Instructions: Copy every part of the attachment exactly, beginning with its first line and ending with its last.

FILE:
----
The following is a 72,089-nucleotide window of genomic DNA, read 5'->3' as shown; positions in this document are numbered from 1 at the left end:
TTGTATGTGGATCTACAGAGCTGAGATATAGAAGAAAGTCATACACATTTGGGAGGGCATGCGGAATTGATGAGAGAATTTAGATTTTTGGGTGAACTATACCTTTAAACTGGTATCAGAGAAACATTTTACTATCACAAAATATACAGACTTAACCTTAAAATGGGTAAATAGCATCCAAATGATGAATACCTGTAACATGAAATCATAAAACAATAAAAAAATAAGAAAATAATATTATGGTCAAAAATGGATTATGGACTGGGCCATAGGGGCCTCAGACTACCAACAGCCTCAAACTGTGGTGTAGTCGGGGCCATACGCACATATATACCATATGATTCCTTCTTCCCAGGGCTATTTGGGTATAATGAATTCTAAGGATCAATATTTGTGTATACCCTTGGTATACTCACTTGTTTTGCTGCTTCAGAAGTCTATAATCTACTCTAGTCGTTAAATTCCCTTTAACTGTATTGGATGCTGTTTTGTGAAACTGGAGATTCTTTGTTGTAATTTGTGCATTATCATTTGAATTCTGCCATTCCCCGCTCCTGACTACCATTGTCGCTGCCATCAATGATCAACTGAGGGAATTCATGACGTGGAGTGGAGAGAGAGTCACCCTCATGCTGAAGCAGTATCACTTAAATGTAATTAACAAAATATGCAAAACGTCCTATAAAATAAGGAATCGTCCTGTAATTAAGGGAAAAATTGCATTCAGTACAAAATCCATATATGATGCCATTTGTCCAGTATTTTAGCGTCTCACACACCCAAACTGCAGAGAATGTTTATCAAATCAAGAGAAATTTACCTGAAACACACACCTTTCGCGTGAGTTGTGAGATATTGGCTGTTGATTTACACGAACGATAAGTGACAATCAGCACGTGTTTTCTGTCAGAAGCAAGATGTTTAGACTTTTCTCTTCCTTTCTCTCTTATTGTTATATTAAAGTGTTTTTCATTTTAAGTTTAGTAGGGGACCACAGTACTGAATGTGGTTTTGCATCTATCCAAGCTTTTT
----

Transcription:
The following is a 72,089-nucleotide window of genomic DNA, read 5'->3' as shown; positions in this document are numbered from 1 at the left end:
TTGTATGTGGATCTACAGAGCTGAGATATAGAAGAAAGTCATACACATTTGGGAGGGCATGCGGAATTGATGAGAGAATTTAGATTTTTGGGTGAACTATACCTTTAAACTGGTATCAGAGAAACATTTTACTATCACAAAATATACAGACTTAACCTTAAAATGGGTAAATAGCATCCAAATGATGAATACCTGTAACATGAAATCATAAAACAATAAAAAAATAAGAAAATAATATTATGGTCAAAAATGGATTATGGACTGGGCCATAGGGGCCTCAGACTACCAACAGCCTCAAACTGTGGTGTAGTCGGGGCCATACGCACATATATACCATATGATTCCTTCTTCCCAGGGCTATTTGGGTATAATGAATTCTAAGGATCAATATTTGTGTATACCCTTGGTATACTCACTTGTTTTGCTGCTTCAGAAGTCTATAATCTACTCTAGTCGTTAAATTCCCTTTAACTGTATTGGATGCTGTTTTGTGAAACTGGAGATTCTTTGTTGTAATTTGTGCATTATCATTTGAATTCTGCCATTCCCCGCTCCTGACTACCATTGTCGCTGCCATCAATGATCAACTGAGGGAATTCATGACGTGGAGTGGAGAGAGAGTCACCCTCATGCTGAAGCAGTATCACTTAAATGTAATTAACAAAATATGCAAAACGTCCTATAAAATAAGGAATCGTCCTGTAATTAAGGGAAAAATTGCATTCAGTACAAAATCCATATATGATGCCATTTGTCCAGTATTTTAGCGTCTCACACACCCAAACTGCAGAGAATGTTTATCAAATCAAGAGAAATTTACCTGAAACACACACCTTTCGCGTGAGTTGTGAGATATTGGCTGTTGATTTACACGAACGATAAGTGACAATCAGCACGTGTTTTCTGTCAGAAGCAAGATGTTTAGACTTTTCTCTTCCTTTCTCTCTTATTGTTATATTAAAGTGTTTTTCATTTTAAGTTTAGTAGGGGACCACAGTACTGAATGTGGTTTTGCATCTATCCAAGCTTTTT